Pedestrian Hit Cases

Brockton Driver Backs Out of Driveway into Pedestrian’s Knee

Our client was taking a walk one morning when a woman, backing out of her driveway, struck him on the sidewalk, seriously injuring his knee. He suffered medial meniscal tear, a lateral meniscus tear and a partial anterior cruciate ligament tear. The driver swore she never hit him to the insurance company. In fact, she testified that it was his hand that hit her car! Thus, we had to file a lawsuit against her.

Notwithstanding the fact that at her deposition her testimony didn’t add up: everything took “two seconds” including removing the frost from all of her windows. She also admitted that she saw our client “limping” following the collision. The insurance company would not budge, so we had a trial. The judge did not believe the defendant because of her inconsistencies and we were awarded judgment.

The Verdict was particularly high because the insurance company had sent our client to their doctor whose report stated that he suffered “internal knee derangement, right, traumatic with knee instability.” Thus, the Judge had ammunition from the defendant herself that the injury was serious. Furthermore, and more importantly, our client went through a serious regime of conservative treatment necessitating cortisone injections.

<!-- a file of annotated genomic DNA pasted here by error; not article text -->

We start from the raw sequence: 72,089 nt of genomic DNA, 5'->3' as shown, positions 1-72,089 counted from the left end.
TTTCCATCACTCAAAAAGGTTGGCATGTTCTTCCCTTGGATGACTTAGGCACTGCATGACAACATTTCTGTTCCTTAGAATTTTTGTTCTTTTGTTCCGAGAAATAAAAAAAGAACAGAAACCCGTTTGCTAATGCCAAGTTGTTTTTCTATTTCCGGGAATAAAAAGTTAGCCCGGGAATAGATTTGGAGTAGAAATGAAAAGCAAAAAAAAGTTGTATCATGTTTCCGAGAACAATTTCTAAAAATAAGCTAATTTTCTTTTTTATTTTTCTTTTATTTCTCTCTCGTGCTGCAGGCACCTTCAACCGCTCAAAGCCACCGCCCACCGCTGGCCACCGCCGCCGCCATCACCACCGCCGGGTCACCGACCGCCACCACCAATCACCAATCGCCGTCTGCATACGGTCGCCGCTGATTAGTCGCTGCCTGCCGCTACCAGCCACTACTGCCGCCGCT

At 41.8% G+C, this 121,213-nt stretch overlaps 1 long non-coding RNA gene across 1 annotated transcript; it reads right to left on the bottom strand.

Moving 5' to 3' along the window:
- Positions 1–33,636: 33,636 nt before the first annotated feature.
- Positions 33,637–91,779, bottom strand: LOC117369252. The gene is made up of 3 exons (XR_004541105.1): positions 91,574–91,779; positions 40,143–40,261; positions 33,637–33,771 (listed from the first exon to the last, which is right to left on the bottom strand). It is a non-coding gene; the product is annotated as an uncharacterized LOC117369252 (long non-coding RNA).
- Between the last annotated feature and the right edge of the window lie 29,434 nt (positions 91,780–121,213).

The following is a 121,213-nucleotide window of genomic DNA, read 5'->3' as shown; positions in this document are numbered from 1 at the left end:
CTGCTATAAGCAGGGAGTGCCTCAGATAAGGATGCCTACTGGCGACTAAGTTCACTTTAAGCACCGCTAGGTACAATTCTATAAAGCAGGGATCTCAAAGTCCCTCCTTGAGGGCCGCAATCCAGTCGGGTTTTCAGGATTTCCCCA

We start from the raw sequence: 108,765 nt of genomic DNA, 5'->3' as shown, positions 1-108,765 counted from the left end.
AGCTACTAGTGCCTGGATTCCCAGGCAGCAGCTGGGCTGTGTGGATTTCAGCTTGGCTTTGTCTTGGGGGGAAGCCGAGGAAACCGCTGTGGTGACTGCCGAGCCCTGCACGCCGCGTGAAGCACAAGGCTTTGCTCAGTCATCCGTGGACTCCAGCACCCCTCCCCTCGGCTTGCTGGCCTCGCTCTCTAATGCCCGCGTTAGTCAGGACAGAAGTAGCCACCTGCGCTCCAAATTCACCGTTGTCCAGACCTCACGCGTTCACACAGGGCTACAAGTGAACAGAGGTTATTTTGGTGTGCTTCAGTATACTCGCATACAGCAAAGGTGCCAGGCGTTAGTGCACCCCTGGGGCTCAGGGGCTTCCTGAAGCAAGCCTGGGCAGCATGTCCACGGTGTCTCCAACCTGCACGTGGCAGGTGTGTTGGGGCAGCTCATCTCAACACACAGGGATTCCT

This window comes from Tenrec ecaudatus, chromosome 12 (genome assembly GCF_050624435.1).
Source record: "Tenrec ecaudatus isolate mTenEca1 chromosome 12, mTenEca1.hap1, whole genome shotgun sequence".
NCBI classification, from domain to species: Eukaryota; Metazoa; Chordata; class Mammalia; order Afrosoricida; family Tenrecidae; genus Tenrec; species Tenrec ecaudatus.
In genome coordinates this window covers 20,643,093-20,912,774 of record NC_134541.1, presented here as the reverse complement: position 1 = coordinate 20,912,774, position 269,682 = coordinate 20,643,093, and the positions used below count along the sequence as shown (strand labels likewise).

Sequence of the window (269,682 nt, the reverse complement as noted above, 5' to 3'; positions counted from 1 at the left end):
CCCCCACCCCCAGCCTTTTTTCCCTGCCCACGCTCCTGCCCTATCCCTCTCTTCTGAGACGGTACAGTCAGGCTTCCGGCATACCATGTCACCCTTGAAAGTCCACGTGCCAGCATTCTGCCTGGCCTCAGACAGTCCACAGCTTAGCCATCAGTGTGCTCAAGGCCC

This case also involved litigation over the payment of PIP amonies pursuant to Chapter 90, Section 34M.

See: Plymouth Superior Court Docket Number 01-06046.

Driver Held Liable for Child’s Liver Injury After Pedestrian Struck In Front of Store

When Patrick was 5, he and his sister went to Rhode Island to shop with their aunt. Upon exiting the variety store, Patrick was run over by a Toyota pick-up truck. He was taken by ambulance to a local hospital and by helicopter to a Boston hospital. The auto accident caused the child great pain and suffering for months, with liver and other injuries. Fortunately, however, he had a 100% recovery. We had Patrick’s medical records reviewed by a liver transplant surgeon at the University of Florida.

Witness statements vary as to exactly what happened, who was holding whose hand, and where the aunt was. The aunt’s homeowner’s insurance company agreed to contribute. The driver’s insurance company argued that Patrick “darted out” from behind a van. They had several witnesses testify to this. We argued that the driver was proceeding too fast in a parking lot, especially considering the low winter sun which would have been in the driver’s eyes that day. Furthermore, we hired a Registered Nurse who reviewed a description of the driver’s medication. The nurse concluded that the driver was taking excessive medication and in illegal dosages.

This case was settled at mediation and the monies were put into an education trust and an annuity for Patrick.